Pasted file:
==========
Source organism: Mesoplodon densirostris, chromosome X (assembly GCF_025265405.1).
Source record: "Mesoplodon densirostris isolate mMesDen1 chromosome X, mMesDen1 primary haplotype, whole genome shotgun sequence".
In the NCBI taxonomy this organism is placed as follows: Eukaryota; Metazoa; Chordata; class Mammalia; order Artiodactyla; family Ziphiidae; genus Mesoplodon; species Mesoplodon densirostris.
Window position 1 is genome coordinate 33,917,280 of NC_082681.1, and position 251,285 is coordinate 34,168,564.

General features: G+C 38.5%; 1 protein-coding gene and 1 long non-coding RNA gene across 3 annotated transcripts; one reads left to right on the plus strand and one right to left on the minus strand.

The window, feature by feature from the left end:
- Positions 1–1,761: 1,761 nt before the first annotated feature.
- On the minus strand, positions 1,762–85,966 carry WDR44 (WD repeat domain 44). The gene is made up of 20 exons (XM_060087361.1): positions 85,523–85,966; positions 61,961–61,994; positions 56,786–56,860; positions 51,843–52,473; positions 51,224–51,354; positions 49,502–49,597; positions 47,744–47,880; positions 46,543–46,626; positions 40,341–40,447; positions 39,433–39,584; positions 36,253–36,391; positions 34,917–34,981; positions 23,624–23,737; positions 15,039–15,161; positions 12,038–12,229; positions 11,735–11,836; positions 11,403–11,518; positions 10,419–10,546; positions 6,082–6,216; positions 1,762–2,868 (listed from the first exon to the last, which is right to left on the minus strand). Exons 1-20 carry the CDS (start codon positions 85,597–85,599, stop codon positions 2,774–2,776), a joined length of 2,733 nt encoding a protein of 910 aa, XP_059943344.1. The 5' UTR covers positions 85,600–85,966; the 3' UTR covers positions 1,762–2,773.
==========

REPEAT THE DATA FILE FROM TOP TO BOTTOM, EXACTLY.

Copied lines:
Source organism: Mesoplodon densirostris, chromosome X (assembly GCF_025265405.1).
Source record: "Mesoplodon densirostris isolate mMesDen1 chromosome X, mMesDen1 primary haplotype, whole genome shotgun sequence".
In the NCBI taxonomy this organism is placed as follows: Eukaryota; Metazoa; Chordata; class Mammalia; order Artiodactyla; family Ziphiidae; genus Mesoplodon; species Mesoplodon densirostris.
Window position 1 is genome coordinate 33,917,280 of NC_082681.1, and position 251,285 is coordinate 34,168,564.

General features: G+C 38.5%; 1 protein-coding gene and 1 long non-coding RNA gene across 3 annotated transcripts; one reads left to right on the plus strand and one right to left on the minus strand.

The window, feature by feature from the left end:
- Positions 1–1,761: 1,761 nt before the first annotated feature.
- On the minus strand, positions 1,762–85,966 carry WDR44 (WD repeat domain 44). The gene is made up of 20 exons (XM_060087361.1): positions 85,523–85,966; positions 61,961–61,994; positions 56,786–56,860; positions 51,843–52,473; positions 51,224–51,354; positions 49,502–49,597; positions 47,744–47,880; positions 46,543–46,626; positions 40,341–40,447; positions 39,433–39,584; positions 36,253–36,391; positions 34,917–34,981; positions 23,624–23,737; positions 15,039–15,161; positions 12,038–12,229; positions 11,735–11,836; positions 11,403–11,518; positions 10,419–10,546; positions 6,082–6,216; positions 1,762–2,868 (listed from the first exon to the last, which is right to left on the minus strand). Exons 1-20 carry the CDS (start codon positions 85,597–85,599, stop codon positions 2,774–2,776), a joined length of 2,733 nt encoding a protein of 910 aa, XP_059943344.1. The 5' UTR covers positions 85,600–85,966; the 3' UTR covers positions 1,762–2,773.